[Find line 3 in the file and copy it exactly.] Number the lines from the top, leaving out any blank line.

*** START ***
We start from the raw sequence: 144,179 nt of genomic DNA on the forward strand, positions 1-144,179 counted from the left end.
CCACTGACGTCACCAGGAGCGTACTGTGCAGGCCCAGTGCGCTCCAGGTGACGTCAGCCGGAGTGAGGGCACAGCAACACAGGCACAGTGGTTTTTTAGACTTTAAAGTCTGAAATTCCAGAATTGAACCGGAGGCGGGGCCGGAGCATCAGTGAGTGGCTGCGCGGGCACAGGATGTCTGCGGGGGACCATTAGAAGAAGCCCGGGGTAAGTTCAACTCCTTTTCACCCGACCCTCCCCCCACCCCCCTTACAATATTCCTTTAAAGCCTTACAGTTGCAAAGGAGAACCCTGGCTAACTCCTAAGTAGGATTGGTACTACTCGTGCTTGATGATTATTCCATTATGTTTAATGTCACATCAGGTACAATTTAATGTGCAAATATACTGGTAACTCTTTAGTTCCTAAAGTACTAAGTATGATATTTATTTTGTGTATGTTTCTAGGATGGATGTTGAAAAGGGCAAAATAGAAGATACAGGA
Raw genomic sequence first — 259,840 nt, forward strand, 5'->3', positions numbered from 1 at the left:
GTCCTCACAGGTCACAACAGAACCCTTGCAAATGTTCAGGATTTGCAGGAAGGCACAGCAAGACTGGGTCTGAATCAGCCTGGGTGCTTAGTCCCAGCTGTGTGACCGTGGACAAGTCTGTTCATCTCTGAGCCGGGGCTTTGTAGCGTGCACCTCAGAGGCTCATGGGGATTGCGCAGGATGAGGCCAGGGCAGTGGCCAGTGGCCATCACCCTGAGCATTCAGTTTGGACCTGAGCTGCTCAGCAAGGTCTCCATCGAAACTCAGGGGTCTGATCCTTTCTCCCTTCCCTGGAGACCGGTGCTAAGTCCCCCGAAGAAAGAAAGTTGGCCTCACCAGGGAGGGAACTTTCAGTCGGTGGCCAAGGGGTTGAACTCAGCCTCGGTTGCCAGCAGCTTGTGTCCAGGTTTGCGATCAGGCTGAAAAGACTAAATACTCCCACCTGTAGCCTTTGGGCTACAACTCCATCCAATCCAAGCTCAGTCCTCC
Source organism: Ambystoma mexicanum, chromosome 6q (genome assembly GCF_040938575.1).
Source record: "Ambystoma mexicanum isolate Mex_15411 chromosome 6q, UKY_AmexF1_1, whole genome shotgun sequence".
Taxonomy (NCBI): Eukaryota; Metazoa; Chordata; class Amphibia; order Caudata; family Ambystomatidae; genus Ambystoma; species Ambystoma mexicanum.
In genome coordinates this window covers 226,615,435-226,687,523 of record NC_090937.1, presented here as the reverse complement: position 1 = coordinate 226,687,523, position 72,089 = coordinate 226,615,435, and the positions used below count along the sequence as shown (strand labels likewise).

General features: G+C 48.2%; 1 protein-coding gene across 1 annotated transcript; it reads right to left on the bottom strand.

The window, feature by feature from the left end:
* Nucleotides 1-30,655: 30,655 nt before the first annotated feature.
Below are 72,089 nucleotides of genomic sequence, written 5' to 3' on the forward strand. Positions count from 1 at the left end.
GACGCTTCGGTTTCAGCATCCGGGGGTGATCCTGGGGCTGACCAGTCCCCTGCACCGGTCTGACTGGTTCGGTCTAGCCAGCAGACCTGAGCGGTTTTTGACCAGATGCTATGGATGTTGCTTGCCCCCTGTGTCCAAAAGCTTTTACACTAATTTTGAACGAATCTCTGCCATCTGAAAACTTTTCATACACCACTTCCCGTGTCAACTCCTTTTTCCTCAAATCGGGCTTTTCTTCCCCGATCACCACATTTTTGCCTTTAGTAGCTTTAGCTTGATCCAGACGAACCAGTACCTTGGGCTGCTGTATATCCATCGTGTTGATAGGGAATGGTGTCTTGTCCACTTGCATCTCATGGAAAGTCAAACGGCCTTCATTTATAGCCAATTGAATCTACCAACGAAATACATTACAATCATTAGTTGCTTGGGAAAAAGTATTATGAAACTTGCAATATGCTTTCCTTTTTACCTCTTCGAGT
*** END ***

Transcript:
Raw genomic sequence first — 259,840 nt, forward strand, 5'->3', positions numbered from 1 at the left: